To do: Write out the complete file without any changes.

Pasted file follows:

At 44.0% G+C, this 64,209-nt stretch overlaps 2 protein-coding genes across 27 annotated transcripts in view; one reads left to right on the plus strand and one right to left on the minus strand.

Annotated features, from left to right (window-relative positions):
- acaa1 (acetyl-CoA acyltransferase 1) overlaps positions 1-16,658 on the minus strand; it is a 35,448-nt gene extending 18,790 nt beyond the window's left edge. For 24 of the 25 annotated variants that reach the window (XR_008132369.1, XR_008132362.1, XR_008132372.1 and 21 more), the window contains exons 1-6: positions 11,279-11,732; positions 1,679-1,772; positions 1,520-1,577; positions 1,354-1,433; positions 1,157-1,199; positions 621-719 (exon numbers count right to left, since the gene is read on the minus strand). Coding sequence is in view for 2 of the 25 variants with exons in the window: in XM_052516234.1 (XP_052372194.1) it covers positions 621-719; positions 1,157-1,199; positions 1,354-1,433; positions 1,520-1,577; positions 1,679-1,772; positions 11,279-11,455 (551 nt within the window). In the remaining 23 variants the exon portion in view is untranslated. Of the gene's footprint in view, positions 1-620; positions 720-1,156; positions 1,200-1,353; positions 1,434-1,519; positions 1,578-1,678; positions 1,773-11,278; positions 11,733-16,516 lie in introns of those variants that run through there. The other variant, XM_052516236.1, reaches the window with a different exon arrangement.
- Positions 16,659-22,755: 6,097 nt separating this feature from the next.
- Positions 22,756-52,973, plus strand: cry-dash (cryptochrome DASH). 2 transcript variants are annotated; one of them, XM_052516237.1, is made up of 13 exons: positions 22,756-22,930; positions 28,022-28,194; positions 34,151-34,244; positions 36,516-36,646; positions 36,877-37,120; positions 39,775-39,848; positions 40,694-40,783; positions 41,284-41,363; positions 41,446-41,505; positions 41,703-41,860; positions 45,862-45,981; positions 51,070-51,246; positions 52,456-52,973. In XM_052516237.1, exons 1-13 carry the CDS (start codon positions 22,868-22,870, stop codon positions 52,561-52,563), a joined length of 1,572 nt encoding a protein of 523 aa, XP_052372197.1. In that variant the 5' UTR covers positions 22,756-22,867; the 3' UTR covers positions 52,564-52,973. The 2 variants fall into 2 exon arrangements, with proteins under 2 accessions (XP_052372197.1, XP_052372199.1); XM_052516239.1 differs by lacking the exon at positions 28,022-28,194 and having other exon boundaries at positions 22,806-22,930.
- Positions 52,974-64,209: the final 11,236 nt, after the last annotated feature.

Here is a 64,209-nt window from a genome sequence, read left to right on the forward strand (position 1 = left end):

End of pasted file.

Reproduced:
At 44.0% G+C, this 64,209-nt stretch overlaps 2 protein-coding genes across 27 annotated transcripts in view; one reads left to right on the plus strand and one right to left on the minus strand.

Annotated features, from left to right (window-relative positions):
- acaa1 (acetyl-CoA acyltransferase 1) overlaps positions 1-16,658 on the minus strand; it is a 35,448-nt gene extending 18,790 nt beyond the window's left edge. For 24 of the 25 annotated variants that reach the window (XR_008132369.1, XR_008132362.1, XR_008132372.1 and 21 more), the window contains exons 1-6: positions 11,279-11,732; positions 1,679-1,772; positions 1,520-1,577; positions 1,354-1,433; positions 1,157-1,199; positions 621-719 (exon numbers count right to left, since the gene is read on the minus strand). Coding sequence is in view for 2 of the 25 variants with exons in the window: in XM_052516234.1 (XP_052372194.1) it covers positions 621-719; positions 1,157-1,199; positions 1,354-1,433; positions 1,520-1,577; positions 1,679-1,772; positions 11,279-11,455 (551 nt within the window). In the remaining 23 variants the exon portion in view is untranslated. Of the gene's footprint in view, positions 1-620; positions 720-1,156; positions 1,200-1,353; positions 1,434-1,519; positions 1,578-1,678; positions 1,773-11,278; positions 11,733-16,516 lie in introns of those variants that run through there. The other variant, XM_052516236.1, reaches the window with a different exon arrangement.
- Positions 16,659-22,755: 6,097 nt separating this feature from the next.
- Positions 22,756-52,973, plus strand: cry-dash (cryptochrome DASH). 2 transcript variants are annotated; one of them, XM_052516237.1, is made up of 13 exons: positions 22,756-22,930; positions 28,022-28,194; positions 34,151-34,244; positions 36,516-36,646; positions 36,877-37,120; positions 39,775-39,848; positions 40,694-40,783; positions 41,284-41,363; positions 41,446-41,505; positions 41,703-41,860; positions 45,862-45,981; positions 51,070-51,246; positions 52,456-52,973. In XM_052516237.1, exons 1-13 carry the CDS (start codon positions 22,868-22,870, stop codon positions 52,561-52,563), a joined length of 1,572 nt encoding a protein of 523 aa, XP_052372197.1. In that variant the 5' UTR covers positions 22,756-22,867; the 3' UTR covers positions 52,564-52,973. The 2 variants fall into 2 exon arrangements, with proteins under 2 accessions (XP_052372197.1, XP_052372199.1); XM_052516239.1 differs by lacking the exon at positions 28,022-28,194 and having other exon boundaries at positions 22,806-22,930.
- Positions 52,974-64,209: the final 11,236 nt, after the last annotated feature.

Here is a 64,209-nt window from a genome sequence, read left to right on the forward strand (position 1 = left end):